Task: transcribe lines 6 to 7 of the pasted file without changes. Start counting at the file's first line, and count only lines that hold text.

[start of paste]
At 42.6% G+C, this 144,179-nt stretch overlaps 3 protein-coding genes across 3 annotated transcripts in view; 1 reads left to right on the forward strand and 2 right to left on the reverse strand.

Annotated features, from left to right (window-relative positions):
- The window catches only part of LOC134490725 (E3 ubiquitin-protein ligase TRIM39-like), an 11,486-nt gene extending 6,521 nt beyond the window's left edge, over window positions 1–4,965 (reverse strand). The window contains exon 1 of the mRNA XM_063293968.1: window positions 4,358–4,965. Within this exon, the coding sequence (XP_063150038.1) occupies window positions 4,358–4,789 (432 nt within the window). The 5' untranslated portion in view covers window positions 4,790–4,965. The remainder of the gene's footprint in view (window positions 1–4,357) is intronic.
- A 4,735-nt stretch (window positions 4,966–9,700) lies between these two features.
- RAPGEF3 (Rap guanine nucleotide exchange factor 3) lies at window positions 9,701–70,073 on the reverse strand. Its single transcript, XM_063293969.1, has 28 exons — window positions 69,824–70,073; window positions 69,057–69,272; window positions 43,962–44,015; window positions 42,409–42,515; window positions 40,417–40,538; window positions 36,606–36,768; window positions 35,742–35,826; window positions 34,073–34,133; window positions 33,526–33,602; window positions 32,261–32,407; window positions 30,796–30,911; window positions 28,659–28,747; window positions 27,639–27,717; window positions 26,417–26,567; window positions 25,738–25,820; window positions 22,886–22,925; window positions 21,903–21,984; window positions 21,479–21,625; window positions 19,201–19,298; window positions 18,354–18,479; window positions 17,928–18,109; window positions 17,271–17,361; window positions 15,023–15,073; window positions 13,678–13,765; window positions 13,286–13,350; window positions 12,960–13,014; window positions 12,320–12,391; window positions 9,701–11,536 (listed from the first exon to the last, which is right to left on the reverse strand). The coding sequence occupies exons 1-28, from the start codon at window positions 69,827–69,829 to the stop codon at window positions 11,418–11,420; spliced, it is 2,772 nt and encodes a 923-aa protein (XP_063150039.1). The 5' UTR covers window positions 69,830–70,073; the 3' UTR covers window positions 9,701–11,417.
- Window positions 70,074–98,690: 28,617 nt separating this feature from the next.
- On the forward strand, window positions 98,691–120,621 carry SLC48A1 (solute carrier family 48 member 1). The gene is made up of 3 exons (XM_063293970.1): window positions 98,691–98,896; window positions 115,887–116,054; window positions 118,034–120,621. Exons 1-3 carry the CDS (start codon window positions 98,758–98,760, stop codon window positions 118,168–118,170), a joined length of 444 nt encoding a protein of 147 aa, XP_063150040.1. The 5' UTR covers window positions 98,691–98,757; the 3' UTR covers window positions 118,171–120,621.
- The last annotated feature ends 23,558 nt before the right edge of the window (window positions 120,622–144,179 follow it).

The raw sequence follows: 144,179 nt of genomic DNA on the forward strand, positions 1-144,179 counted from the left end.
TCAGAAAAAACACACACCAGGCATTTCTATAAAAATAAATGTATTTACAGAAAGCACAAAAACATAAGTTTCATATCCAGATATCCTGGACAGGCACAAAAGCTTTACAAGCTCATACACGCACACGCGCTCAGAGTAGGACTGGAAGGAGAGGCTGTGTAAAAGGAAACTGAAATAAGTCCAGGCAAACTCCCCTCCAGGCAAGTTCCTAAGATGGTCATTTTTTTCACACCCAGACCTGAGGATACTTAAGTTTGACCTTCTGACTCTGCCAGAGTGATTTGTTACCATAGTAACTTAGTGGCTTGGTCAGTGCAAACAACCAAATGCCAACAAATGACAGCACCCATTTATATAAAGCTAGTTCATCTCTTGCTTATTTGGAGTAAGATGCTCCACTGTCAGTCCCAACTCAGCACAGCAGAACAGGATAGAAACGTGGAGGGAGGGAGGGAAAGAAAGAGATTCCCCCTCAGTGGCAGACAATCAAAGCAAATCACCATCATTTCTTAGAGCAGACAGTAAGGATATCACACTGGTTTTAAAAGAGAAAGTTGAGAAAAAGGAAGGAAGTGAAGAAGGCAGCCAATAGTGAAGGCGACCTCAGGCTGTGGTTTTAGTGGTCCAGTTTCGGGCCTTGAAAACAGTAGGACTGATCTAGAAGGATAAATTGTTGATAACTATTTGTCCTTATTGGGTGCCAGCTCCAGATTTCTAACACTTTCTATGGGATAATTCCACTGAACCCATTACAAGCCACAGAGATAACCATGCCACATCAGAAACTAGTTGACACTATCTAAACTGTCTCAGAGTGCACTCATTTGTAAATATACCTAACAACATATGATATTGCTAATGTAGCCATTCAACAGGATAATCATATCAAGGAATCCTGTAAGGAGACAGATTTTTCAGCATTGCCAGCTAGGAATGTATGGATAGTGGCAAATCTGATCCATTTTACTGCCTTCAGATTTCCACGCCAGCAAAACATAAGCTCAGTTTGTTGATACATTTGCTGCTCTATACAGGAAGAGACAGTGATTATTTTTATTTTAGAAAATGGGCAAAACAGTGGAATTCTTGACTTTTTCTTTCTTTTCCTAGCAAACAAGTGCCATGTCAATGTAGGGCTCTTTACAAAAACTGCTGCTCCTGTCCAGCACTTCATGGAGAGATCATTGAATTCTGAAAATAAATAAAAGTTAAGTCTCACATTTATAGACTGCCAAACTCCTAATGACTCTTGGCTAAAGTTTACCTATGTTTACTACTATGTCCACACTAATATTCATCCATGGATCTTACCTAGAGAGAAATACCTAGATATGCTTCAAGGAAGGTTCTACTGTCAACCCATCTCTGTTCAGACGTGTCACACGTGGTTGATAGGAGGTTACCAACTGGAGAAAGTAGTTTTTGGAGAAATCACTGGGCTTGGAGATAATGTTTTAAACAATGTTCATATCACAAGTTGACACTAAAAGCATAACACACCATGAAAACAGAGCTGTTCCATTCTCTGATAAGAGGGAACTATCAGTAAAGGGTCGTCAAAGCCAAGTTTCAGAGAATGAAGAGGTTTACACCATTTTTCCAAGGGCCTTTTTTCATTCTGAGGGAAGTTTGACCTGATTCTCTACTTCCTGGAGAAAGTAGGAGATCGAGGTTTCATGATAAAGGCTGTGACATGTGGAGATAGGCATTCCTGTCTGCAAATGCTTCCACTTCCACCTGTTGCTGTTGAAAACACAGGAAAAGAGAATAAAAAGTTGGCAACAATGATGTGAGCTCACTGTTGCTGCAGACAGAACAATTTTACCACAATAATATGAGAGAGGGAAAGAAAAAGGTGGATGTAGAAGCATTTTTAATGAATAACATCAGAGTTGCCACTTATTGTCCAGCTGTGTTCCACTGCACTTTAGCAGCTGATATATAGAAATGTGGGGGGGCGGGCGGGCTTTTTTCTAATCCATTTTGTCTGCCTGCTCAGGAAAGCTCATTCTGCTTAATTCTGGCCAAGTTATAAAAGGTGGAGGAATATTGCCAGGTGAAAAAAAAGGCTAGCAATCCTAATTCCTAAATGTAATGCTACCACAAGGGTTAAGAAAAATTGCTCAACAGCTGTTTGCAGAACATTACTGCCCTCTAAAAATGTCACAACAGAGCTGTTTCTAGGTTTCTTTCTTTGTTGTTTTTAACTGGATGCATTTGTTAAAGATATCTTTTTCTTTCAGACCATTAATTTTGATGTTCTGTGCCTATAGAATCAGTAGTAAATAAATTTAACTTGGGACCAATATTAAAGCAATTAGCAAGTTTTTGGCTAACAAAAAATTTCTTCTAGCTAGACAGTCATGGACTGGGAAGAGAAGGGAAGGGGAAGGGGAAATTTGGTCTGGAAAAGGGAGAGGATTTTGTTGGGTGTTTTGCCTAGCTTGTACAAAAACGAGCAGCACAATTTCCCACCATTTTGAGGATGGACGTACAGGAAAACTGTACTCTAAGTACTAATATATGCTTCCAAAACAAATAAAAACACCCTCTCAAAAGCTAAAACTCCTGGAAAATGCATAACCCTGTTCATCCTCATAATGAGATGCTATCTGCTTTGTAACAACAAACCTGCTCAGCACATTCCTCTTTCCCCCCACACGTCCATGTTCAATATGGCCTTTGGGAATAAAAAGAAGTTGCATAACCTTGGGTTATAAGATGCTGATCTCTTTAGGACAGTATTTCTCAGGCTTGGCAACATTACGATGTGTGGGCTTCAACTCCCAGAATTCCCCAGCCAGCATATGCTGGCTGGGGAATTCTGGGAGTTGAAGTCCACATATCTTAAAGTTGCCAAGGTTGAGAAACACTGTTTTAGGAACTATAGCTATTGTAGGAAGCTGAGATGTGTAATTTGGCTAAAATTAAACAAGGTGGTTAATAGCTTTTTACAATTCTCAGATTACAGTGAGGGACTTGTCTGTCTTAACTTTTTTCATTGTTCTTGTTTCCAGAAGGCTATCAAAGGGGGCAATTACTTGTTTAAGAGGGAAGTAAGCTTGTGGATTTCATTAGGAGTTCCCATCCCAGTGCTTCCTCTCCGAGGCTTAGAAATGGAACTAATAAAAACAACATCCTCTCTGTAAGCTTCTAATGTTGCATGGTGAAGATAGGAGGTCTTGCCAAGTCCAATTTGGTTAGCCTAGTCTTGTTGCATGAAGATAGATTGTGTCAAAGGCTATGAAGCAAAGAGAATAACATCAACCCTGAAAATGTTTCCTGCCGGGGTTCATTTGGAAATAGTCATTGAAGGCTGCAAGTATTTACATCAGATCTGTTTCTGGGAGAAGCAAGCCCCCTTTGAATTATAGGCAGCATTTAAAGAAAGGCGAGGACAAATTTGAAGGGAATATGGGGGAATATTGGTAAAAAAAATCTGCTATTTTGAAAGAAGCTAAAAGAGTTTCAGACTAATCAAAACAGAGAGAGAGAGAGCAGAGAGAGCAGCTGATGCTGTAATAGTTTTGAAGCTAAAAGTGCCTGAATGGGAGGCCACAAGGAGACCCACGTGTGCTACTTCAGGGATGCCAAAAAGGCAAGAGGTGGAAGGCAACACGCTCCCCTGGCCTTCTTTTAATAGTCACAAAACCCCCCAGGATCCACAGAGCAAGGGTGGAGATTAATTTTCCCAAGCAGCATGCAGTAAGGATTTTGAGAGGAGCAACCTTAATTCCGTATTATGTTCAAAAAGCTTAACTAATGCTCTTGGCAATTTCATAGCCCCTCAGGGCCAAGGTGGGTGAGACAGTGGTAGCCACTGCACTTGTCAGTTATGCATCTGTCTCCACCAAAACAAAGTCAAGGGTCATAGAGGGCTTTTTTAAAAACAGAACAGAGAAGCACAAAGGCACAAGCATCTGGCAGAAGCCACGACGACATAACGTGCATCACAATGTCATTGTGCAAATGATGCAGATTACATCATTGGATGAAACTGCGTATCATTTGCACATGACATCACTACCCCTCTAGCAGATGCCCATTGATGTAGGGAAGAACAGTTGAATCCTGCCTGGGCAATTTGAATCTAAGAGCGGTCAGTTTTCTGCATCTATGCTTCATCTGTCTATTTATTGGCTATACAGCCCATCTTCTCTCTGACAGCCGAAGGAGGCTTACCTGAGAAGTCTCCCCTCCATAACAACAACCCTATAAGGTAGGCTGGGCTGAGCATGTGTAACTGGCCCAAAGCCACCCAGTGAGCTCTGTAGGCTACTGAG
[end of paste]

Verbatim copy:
- Window positions 70,074–98,690: 28,617 nt separating this feature from the next.
- On the forward strand, window positions 98,691–120,621 carry SLC48A1 (solute carrier family 48 member 1). The gene is made up of 3 exons (XM_063293970.1): window positions 98,691–98,896; window positions 115,887–116,054; window positions 118,034–120,621. Exons 1-3 carry the CDS (start codon window positions 98,758–98,760, stop codon window positions 118,168–118,170), a joined length of 444 nt encoding a protein of 147 aa, XP_063150040.1. The 5' UTR covers window positions 98,691–98,757; the 3' UTR covers window positions 118,171–120,621.